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Poorest LEAs hope seven is a lucky number

Seven cash-strapped education authorities have formed a pressure group to campaign against the Government's standard spending assessment.

The seven, known collectively as the E7 - an ironic twist on the notion of the G7 richest nations - held an inaugural meeting in Warwickshire last week to discuss the restrictive increase in the "cap" of 0.5 per cent.

At the same time the teacher's pay award was set at 2.7 per cent and inflation is running at around 3.4 per cent.

The seven authorities - Staffordshire, Northumberland, Hereford and Worcester, Derbyshire, North Yorkshire, Suffolk and Warwickshire - are among the poorest in England and are at the bottom of the league tables for SSA spending per pupil.

Representatives from only seven authorities were invited to the initial meeting to emphasise the G7 concept - although membership is open to any LEA wishing to join.

Worst off is Staffordshire which, according to Department for Education figures, spends Pounds 2,398 per secondary pupil and Pounds 1,805 per primary pupil, compared with the highest spender Surrey on Pounds 2,679 and Pounds 2,010.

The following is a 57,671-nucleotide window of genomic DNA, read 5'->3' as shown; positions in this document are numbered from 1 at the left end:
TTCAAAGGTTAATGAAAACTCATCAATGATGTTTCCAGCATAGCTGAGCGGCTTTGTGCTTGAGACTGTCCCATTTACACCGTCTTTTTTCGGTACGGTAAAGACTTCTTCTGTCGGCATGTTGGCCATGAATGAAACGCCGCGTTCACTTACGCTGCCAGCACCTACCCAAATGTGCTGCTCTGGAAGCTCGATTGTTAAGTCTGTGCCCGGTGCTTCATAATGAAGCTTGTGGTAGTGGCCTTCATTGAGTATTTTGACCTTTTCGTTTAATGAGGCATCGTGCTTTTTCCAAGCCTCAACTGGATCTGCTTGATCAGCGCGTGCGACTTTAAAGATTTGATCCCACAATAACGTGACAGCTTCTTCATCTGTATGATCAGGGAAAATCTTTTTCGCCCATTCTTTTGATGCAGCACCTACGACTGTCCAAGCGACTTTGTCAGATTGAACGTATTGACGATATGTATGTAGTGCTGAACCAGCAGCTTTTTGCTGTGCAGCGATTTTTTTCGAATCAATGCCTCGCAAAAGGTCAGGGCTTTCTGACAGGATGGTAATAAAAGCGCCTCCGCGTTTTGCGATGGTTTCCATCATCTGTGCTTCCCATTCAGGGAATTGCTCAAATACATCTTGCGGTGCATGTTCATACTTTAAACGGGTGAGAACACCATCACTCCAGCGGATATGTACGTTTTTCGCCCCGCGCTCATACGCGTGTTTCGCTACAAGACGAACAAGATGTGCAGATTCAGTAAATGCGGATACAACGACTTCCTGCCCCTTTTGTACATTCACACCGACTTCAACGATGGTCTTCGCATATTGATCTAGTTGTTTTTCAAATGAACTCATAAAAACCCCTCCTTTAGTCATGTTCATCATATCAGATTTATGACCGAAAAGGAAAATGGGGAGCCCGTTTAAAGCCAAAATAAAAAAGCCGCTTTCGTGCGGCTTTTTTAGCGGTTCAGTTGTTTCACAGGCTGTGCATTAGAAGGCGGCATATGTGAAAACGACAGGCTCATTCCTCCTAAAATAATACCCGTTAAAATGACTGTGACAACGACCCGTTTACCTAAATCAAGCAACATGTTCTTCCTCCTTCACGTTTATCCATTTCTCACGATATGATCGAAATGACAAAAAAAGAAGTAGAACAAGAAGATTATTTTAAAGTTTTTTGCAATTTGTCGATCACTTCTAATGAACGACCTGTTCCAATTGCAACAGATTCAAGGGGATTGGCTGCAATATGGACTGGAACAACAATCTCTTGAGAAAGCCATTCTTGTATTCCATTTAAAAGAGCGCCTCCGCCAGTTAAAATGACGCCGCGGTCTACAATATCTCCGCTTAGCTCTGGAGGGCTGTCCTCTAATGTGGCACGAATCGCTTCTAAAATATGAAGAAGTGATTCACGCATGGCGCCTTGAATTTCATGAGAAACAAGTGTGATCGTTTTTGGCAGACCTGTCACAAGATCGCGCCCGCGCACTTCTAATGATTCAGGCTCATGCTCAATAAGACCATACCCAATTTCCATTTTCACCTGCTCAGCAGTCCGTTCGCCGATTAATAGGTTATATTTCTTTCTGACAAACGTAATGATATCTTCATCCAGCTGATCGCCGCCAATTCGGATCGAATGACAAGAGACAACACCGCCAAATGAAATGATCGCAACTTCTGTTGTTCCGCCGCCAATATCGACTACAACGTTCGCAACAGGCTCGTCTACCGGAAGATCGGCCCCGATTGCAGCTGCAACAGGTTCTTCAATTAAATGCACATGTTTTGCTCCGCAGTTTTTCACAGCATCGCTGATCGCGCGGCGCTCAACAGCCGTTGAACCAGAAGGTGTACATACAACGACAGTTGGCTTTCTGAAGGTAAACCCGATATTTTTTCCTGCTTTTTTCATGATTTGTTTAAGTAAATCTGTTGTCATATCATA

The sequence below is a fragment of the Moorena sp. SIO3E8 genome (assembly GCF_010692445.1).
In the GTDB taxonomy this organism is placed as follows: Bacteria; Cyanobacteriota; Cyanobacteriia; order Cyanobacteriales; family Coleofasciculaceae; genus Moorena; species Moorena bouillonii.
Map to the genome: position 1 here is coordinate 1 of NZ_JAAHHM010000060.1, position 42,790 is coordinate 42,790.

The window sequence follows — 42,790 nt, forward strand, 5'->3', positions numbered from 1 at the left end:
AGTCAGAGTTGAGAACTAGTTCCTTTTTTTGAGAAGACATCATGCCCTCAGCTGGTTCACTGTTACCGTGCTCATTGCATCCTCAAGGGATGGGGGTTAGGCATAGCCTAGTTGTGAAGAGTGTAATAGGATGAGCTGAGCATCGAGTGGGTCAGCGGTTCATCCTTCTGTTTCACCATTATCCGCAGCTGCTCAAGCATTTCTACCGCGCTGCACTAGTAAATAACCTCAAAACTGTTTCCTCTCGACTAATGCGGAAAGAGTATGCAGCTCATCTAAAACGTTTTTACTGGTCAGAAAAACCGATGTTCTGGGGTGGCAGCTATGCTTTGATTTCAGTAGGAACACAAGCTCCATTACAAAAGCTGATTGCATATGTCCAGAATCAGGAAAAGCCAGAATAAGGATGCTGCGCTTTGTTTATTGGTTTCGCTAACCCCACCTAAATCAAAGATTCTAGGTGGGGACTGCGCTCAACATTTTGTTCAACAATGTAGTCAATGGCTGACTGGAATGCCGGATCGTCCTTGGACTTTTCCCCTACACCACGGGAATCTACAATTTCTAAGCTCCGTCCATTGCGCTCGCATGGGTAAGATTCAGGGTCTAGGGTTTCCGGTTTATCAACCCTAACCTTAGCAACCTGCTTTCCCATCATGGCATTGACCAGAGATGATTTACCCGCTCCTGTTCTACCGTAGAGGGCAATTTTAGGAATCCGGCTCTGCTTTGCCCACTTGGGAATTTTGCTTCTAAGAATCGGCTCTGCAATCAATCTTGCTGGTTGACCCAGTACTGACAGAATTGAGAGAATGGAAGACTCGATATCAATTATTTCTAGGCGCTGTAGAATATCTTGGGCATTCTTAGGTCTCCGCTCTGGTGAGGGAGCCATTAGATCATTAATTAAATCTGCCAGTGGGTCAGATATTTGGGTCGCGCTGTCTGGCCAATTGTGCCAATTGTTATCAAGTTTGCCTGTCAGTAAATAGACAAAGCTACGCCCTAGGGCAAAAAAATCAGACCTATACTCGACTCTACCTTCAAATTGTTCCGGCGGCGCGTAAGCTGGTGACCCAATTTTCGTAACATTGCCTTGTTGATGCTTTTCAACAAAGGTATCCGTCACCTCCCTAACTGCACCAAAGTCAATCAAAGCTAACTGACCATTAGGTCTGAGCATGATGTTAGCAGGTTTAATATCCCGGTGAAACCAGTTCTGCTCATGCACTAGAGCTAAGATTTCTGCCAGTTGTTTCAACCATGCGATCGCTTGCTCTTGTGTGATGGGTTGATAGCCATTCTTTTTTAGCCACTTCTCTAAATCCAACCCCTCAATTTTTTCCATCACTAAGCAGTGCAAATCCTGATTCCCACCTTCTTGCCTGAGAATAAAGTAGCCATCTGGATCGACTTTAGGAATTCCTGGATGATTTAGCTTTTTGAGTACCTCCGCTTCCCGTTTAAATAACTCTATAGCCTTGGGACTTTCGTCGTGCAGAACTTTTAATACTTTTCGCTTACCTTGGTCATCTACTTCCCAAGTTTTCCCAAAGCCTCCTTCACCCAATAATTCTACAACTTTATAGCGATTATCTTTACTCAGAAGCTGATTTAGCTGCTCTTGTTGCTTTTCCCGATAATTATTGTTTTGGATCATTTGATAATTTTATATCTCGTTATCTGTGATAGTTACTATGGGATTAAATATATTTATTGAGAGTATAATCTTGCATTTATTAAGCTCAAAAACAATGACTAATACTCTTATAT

Cheshire, which is third from bottom in the secondary list and second from bottom in the primary, is also likely to join the E7.

The seven authorities between them have to make savings of almost Pounds 70 million and up to 1,000 teaching jobs could go in order to balance the books.

John Airey, Warwickshire's education committee chairman, said: "What we are doing is similar to what the parent power nationwide is striving to achieve. I believe that we should pull together to urge the Government to rethink the disastrous spending limits it has imposed on authorities.

"There is speculation that money is to be pumped into the Autumn Statement that is too late for many of our children who stand condemned by the Government's failure to act.

"I challenge the Chancellor to come to each to each of these authorities with his team of experts and examine our books and tell us how we can manage within the current unfair funding system."

Of the E7 authorities, Derbyshire has the biggest financial problems. The county has had to make savings of Pounds 20 million to its education budget, resulting in a Pounds 12.2 million reduction in schools' spending.

Predicted job losses include up to 150 full-time and 250 temporary teaching jobs and a further 400 are expected to be lost from other areas as a direct result of the cost-cutting measures.

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